Effective leadership requires dictatorship: FTJ

Wednesday, January 30, 2019

The interim leader of the Alliance for Patriotic Reorientation and Construction (APRC), Fabakary Tombong Jatta, alias FTJ, who was one time the majority leader at the National Assembly under Yahya Jammeh’s regime, has said there must be some form of dictatorship to rule effectively.

Jatta made these comments in an exclusive interview on Tuesday with the host of Coffee – Peter Gomez’a daily morning show on West Coast Radio.

Mr. Jatta was asked if he takes any offence when people describe the former president, Yahya Jammeh as a dictator, he responded in the negative.

He went on to say that dictatorship is a useful means to have people comply with your demands and be effective.

“So for me, there must be a form of dictatorship and in fact most of the countries even the West, they were dictatorial “before they lay the foundation of their  socio-economic development.”

“You cannot say if Yahya Jammeh is a dictator I feel bad, no.”

“You cannot dodge a responsibility, the ministers are delegated powers from the presidency, and they are accountable to the president and the National Assembly. Despite the fact that I appointed as the minister of education, you must deliver or I come back on you, that is your responsibility.”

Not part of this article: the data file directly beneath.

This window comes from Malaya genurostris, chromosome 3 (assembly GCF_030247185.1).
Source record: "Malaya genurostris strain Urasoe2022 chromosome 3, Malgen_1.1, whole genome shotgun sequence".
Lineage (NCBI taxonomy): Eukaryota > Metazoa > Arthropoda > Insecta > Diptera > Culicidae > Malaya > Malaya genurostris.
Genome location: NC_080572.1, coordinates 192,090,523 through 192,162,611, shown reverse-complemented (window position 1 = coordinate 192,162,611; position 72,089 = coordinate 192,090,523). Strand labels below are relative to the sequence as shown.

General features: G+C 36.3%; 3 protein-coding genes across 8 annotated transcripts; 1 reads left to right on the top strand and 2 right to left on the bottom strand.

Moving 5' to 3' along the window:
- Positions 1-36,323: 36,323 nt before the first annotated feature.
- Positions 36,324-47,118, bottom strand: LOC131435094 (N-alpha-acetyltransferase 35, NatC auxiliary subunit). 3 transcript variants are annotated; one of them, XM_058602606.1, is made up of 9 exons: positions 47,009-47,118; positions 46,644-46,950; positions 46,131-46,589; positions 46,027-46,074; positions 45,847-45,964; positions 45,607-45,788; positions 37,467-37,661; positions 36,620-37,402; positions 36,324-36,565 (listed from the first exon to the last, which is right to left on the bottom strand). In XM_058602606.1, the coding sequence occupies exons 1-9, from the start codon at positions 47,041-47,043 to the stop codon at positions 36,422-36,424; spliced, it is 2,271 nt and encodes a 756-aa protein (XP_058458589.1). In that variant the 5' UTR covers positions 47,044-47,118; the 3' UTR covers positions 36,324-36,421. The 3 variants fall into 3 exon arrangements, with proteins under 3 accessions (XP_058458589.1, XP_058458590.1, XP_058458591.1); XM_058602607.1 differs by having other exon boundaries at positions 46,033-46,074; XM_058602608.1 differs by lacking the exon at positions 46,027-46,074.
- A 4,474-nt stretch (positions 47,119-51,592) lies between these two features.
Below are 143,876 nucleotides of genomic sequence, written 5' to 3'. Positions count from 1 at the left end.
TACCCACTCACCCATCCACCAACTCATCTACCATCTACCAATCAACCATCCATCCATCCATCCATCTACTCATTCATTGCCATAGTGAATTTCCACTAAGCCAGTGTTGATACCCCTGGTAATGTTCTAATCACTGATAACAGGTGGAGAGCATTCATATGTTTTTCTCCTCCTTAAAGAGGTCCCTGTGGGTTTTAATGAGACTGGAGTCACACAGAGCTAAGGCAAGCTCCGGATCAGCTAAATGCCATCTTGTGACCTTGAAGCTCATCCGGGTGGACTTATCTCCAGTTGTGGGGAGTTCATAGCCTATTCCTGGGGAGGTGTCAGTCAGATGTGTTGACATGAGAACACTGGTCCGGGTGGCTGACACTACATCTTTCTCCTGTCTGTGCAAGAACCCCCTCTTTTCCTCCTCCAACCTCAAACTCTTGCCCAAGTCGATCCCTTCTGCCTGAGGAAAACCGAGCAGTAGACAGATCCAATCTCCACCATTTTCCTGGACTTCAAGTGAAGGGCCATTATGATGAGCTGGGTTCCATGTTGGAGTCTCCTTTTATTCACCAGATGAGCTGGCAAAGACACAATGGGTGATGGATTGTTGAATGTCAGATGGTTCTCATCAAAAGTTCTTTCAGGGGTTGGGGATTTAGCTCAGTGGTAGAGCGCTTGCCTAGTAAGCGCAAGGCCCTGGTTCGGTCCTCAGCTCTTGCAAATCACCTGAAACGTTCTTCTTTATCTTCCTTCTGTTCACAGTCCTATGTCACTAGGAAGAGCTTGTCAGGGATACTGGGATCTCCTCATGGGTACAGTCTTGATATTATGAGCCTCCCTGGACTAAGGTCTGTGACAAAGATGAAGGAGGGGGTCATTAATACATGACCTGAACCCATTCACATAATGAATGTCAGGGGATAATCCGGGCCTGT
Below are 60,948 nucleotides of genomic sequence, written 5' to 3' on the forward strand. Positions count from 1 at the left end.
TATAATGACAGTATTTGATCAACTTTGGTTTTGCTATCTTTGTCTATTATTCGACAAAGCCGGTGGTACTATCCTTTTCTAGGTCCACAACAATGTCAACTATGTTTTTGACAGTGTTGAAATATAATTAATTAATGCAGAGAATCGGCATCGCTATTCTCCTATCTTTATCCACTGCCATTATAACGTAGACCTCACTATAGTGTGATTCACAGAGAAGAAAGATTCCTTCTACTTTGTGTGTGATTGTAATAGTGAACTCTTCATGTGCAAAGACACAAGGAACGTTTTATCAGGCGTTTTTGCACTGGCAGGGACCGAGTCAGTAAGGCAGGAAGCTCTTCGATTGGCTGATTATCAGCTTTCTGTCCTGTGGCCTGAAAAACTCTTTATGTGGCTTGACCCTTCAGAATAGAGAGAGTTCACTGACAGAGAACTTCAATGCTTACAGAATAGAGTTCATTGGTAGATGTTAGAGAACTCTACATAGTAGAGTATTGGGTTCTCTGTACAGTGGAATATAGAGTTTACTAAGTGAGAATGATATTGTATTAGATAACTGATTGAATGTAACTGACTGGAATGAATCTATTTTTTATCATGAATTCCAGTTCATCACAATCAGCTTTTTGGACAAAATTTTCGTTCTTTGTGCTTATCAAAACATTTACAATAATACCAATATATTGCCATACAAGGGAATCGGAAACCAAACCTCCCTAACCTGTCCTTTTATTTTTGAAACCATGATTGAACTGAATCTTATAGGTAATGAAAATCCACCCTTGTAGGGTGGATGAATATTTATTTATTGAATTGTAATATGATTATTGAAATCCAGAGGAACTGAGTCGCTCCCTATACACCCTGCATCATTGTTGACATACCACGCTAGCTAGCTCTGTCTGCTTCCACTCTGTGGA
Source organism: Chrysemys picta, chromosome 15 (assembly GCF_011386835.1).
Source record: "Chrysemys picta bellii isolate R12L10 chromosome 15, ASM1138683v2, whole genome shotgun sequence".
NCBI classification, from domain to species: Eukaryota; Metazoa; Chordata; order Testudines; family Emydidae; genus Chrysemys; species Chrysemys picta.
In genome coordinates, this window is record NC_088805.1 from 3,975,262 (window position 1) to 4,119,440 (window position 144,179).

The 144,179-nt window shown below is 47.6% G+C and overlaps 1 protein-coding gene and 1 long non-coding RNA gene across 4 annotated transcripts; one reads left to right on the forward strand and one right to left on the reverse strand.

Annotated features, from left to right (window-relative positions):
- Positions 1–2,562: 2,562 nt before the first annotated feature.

Peter Gomez, the host of the programme put it to him that pulling the Gambia out of the Commonwealth without going through the parliament was an act of dictatorship.

FTJ vehemently came to the defence of his former boss, saying he did not need to consult the lawmakers or other arms of the government because he was the president.

“The president reserve the right to come to the foreign affairs, he has exclusive rights over the foreign affairs.”

He further defended Jammeh, noting the focus should have been on the reasons Jammeh chose to pull the country out of the Commonwealth; citing America who is not a member of the International Criminal Court [ICC] and the Paris Agreement on Climate Change as examples if one does not want to be a member of an organisation.

He reasoned that the Western world only call a leader dictator if he does not dance to their tune.

“As long as you want to protect the interest of your country and to ensure your sovereignty and independence, you are in conflict with the West, you are going to be a dictator and all plans will be on the way for you to go out.”

Author: Sankulleh Gibril Janko
Source: Picture: Fabakary Tombong Jatta